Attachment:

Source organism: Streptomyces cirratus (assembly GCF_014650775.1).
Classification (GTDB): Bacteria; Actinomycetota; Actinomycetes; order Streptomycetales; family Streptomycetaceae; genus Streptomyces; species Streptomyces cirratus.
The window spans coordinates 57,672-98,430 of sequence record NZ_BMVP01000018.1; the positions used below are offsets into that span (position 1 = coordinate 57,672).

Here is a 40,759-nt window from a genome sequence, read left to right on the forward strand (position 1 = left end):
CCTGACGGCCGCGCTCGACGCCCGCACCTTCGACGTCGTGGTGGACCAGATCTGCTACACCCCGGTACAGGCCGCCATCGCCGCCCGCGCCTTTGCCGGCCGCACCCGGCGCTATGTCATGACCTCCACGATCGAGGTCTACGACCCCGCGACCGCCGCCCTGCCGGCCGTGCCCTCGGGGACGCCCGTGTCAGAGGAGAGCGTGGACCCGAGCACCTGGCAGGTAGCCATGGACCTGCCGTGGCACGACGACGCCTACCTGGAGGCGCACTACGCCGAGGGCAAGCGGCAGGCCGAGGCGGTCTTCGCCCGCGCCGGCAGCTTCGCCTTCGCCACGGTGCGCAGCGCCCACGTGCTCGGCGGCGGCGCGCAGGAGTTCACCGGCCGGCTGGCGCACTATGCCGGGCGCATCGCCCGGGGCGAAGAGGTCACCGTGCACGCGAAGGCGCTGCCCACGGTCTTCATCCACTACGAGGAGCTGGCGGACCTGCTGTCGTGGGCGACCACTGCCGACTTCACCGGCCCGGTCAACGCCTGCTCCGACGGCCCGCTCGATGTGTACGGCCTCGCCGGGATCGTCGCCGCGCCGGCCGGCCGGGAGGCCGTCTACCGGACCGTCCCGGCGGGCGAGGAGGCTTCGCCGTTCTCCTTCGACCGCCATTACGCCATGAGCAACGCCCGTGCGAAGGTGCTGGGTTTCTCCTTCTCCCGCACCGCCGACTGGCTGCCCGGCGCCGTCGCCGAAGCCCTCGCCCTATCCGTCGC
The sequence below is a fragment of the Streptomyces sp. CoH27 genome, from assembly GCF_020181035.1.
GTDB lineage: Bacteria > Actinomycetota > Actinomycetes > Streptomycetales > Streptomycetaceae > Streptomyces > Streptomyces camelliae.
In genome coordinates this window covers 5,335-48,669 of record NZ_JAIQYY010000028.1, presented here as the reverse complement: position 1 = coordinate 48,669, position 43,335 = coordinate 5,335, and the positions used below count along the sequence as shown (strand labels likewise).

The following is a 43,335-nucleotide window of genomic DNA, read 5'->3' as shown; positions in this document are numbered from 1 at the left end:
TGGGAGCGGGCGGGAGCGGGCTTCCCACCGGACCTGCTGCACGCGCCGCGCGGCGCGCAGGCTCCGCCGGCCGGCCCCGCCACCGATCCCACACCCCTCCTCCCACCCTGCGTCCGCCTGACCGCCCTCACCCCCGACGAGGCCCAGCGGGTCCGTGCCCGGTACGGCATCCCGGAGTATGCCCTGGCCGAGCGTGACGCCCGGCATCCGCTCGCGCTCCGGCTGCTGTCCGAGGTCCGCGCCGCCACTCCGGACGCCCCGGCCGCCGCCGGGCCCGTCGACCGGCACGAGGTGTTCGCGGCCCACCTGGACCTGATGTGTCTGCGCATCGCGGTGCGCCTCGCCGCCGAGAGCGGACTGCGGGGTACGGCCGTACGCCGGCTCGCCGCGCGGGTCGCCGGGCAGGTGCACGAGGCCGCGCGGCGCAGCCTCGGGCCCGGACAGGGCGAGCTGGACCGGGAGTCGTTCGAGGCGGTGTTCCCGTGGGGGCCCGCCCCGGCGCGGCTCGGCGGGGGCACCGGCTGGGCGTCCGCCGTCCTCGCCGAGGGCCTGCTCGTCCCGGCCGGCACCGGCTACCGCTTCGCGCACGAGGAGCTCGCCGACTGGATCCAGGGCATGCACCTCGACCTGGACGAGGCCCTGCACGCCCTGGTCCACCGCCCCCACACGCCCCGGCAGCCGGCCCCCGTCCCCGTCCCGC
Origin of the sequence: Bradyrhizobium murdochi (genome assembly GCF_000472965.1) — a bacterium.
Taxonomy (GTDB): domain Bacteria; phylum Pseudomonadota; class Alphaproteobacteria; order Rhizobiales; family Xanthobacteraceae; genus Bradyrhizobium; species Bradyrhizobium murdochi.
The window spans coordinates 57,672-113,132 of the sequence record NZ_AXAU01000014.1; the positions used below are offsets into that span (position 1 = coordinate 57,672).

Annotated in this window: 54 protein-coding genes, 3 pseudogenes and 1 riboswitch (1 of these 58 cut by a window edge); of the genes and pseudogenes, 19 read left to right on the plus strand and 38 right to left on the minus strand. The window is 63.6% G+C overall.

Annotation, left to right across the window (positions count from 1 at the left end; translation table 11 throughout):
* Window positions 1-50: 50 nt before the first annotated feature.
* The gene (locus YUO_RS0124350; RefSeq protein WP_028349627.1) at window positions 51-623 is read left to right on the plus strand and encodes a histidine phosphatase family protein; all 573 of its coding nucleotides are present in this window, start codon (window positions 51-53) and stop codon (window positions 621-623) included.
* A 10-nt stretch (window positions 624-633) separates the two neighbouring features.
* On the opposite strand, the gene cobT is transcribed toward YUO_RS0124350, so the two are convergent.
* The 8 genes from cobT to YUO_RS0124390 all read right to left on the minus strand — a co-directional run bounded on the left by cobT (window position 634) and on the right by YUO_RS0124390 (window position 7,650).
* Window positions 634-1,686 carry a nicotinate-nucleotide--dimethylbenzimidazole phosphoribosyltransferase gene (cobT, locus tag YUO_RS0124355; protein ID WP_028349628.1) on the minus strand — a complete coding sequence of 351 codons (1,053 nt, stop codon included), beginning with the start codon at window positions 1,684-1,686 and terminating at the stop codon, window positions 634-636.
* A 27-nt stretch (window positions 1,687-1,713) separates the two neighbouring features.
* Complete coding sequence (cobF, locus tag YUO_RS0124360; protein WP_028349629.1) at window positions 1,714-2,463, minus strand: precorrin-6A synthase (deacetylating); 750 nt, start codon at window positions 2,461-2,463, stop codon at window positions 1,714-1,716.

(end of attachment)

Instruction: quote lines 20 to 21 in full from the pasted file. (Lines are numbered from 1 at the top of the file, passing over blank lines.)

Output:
* The 8 genes from cobT to YUO_RS0124390 all read right to left on the minus strand — a co-directional run bounded on the left by cobT (window position 634) and on the right by YUO_RS0124390 (window position 7,650).
* Window positions 634-1,686 carry a nicotinate-nucleotide--dimethylbenzimidazole phosphoribosyltransferase gene (cobT, locus tag YUO_RS0124355; protein ID WP_028349628.1) on the minus strand — a complete coding sequence of 351 codons (1,053 nt, stop codon included), beginning with the start codon at window positions 1,684-1,686 and terminating at the stop codon, window positions 634-636.